Recently there have been quite a few versions of Winston Churchill in popular media. John Lithgow played him in the Netflix show The Crown, Michael Gambon last year, and Brian Cox earlier this year in Churchill. There are a few key moments in Churchill’s career, but this movie focuses on a few key months.
Darkest Hour begins in May 1940 as respected Conservative politician Lord Halifax (Stephen Dillane of Game of Thrones fame) turns down the Prime Minister position. The current PM Neville Chamberlain had lost respect from the country due to his poor handling of Hitler, so instead the party is forced to accept a compromise: Winston Churchill (Gary Oldman), who was widely respected by the common man but not quite so by the King (Ben Mendelsohn) or other politicians.
The movie fudges the timeline a bit to introduce us to Churchill through his new personal secretary Elizabeth Layton (Lily James), who overcomes initial difficulties with Churchill’s particularities to provide real inspiration. As the days tick forward, the government argues internally about the war effort.
This movie coincides with the Dunkirk movie earlier this year, although this one never leaves the shores of England. Instead, the spectre of potentially losing 300,000 soldiers hangs over every decision. Churchill does not want to even attempt peace with the Nazis, despite the potential destruction of his country, contrary to people like Halifax, who believed that a peace treaty, no matter how onerous, was the only path to survival.
What’s helpful here is that Halifax is no monster, his desire for peace is about protecting the country. He attempts at every turn to undermine Churchill or sway him from his path, but the movie is clever enough to let Oldman show us Churchill’s internal struggle. He acts with great certainty in public, but at home, with Elizabeth or his wife Clementine (Kristin Scott Thomas), he is less sure.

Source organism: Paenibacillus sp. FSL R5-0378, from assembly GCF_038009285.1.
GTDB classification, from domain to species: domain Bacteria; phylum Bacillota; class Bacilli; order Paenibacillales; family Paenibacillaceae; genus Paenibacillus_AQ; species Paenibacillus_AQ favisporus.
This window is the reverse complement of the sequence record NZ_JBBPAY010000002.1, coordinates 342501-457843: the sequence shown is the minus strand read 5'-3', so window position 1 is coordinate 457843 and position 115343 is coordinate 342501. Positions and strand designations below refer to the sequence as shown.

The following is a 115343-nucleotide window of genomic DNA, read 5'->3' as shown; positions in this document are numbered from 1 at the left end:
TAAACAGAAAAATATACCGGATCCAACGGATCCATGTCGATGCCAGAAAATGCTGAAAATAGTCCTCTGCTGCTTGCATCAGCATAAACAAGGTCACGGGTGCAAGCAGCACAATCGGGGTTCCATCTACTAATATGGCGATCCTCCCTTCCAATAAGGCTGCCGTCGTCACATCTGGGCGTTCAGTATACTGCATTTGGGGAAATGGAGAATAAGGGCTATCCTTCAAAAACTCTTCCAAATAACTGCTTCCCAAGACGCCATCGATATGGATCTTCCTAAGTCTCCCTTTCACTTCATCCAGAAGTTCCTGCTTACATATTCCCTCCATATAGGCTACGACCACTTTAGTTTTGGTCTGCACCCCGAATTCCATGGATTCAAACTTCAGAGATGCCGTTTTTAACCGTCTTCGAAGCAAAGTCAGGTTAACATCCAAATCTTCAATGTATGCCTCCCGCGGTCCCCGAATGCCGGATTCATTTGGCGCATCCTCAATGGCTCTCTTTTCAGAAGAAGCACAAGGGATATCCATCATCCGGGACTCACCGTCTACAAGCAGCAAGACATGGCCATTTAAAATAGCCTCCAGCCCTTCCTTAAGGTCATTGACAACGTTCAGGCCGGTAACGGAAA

Oldman is buried under a highly impressive prosthesis and specially made “Churchill” suit, yet he is recognizably himself. Gary Oldman has long been one of the finest character actors in film, and this is a master class of acting in a movie elevated by his tremendous work. Sometimes the movie is slow, confusing, and ponderous, yet when Churchill is on the screen, it is electric.
A wonderful moment, invented for the film, shows his humanity in a subway car in the Underground as he connects with the “common” men and women of London, and although it is half treacly and half moving, it works, because damn if it doesn’t feel true.
Everything leads to the final moments when Churchill gives his famous “We shall fight on the beaches” speech, a vital and key moment in British and WWII history. If that moment wasn’t perfectly executed, the movie would falter. But it does not, and I can only hope that perhaps this will be the year Oldman finally wins the Oscar he’s deserved for 25 years.
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Darkest Hour has a run time of 2 hours 5 minutes and is rated PG-13 for some thematic material.